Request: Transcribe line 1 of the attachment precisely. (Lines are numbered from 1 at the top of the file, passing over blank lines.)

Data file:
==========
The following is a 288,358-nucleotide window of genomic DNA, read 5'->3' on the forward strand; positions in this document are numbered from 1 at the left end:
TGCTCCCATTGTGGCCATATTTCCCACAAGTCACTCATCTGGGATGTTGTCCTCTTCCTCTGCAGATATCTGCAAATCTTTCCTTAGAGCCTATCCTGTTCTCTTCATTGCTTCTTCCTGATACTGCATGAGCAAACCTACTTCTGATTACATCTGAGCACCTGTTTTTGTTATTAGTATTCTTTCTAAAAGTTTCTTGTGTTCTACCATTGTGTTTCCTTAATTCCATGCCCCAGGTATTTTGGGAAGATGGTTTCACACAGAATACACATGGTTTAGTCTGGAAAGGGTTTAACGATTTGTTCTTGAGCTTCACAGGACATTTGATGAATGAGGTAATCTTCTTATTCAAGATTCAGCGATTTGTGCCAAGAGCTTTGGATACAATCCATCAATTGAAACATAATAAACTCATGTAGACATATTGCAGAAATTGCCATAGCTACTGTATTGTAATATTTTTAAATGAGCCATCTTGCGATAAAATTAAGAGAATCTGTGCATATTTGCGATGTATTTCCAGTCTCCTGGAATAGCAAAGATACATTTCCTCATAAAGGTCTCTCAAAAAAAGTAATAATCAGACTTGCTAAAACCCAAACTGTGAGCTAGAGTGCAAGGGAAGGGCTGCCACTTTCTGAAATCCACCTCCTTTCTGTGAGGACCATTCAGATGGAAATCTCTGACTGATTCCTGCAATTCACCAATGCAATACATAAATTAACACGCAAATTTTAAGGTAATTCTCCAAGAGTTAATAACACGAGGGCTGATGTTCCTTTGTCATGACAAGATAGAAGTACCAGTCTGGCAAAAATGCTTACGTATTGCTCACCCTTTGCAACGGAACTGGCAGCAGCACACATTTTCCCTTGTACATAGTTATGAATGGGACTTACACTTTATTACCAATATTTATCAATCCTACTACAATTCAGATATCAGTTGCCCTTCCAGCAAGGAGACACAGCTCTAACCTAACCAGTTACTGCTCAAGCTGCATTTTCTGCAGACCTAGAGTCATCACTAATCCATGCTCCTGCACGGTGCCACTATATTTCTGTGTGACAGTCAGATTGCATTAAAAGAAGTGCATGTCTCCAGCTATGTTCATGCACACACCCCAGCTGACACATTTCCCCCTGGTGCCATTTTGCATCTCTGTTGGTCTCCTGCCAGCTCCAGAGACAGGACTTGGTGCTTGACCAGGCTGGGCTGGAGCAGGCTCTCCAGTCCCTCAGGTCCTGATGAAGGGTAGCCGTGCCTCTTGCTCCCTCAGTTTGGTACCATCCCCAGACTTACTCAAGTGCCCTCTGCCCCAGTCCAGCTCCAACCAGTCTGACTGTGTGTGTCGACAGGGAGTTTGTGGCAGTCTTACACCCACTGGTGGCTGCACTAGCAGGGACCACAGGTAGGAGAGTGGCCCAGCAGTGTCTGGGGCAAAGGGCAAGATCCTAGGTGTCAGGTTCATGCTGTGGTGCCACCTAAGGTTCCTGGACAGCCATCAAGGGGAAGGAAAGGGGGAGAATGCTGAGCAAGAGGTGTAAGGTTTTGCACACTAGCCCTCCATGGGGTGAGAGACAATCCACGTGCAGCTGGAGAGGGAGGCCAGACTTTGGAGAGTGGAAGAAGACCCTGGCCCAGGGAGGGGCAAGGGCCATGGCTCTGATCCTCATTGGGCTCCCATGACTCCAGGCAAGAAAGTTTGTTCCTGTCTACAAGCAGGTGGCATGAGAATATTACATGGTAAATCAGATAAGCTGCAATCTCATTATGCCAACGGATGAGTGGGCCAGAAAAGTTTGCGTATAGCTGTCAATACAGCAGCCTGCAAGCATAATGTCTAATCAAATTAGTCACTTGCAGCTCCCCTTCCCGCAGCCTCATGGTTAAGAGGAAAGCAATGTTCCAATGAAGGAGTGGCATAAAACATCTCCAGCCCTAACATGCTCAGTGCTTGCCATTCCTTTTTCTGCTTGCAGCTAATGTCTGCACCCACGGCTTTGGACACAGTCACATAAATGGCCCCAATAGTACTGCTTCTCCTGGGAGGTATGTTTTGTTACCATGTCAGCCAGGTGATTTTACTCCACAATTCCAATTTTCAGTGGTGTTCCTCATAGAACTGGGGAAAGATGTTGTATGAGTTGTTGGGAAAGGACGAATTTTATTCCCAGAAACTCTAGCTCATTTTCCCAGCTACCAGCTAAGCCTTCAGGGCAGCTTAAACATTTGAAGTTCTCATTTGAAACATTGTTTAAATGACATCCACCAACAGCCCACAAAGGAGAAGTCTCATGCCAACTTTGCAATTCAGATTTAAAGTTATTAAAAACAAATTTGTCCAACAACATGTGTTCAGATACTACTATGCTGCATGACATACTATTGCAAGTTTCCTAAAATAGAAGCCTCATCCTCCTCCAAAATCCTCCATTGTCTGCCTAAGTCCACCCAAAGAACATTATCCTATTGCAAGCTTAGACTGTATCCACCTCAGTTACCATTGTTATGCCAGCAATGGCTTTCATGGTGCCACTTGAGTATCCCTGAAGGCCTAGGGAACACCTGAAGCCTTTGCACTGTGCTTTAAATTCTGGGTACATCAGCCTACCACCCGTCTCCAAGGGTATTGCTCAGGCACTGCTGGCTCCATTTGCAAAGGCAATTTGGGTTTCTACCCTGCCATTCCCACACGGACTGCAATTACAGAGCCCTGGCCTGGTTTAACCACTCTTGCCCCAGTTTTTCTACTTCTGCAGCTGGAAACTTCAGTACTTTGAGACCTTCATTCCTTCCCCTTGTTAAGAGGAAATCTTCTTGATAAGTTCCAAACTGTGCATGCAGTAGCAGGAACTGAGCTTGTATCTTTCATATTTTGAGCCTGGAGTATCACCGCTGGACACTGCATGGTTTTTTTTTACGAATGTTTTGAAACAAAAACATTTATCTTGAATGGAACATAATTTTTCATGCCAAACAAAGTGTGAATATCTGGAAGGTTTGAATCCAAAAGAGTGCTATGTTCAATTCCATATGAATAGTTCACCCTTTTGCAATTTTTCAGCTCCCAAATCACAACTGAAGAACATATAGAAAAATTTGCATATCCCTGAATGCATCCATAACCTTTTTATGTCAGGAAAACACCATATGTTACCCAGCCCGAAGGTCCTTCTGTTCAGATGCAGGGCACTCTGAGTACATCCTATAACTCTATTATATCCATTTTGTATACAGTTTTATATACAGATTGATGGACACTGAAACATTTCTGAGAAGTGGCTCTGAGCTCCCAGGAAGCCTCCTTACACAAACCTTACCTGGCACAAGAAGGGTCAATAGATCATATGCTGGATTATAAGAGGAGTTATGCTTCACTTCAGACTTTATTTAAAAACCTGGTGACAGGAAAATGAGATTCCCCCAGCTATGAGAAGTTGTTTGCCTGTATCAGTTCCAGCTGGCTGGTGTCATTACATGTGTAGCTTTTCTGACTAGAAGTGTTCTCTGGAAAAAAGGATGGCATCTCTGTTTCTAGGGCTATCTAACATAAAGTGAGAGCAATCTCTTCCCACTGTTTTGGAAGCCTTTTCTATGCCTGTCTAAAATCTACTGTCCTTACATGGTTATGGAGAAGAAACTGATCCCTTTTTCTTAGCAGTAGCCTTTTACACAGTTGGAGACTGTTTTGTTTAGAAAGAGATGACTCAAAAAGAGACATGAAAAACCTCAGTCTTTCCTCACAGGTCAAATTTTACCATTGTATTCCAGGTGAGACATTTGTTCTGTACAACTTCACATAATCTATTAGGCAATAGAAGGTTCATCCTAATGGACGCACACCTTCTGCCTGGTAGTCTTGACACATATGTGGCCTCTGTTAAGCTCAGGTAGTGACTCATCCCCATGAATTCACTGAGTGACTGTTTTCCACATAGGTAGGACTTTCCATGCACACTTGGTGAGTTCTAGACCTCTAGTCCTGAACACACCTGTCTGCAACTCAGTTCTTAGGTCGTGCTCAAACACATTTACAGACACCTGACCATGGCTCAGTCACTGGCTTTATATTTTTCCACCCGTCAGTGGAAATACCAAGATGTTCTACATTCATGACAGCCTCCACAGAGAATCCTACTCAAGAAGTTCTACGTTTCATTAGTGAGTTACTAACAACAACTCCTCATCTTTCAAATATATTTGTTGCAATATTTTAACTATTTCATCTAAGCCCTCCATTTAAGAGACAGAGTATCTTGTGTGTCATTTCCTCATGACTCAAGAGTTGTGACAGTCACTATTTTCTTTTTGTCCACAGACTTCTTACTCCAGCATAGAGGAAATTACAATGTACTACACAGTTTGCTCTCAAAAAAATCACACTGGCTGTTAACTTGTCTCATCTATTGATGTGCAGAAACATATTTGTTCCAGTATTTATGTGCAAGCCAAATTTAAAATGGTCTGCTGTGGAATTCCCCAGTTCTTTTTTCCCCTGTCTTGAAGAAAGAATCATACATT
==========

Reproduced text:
The following is a 288,358-nucleotide window of genomic DNA, read 5'->3' on the forward strand; positions in this document are numbered from 1 at the left end: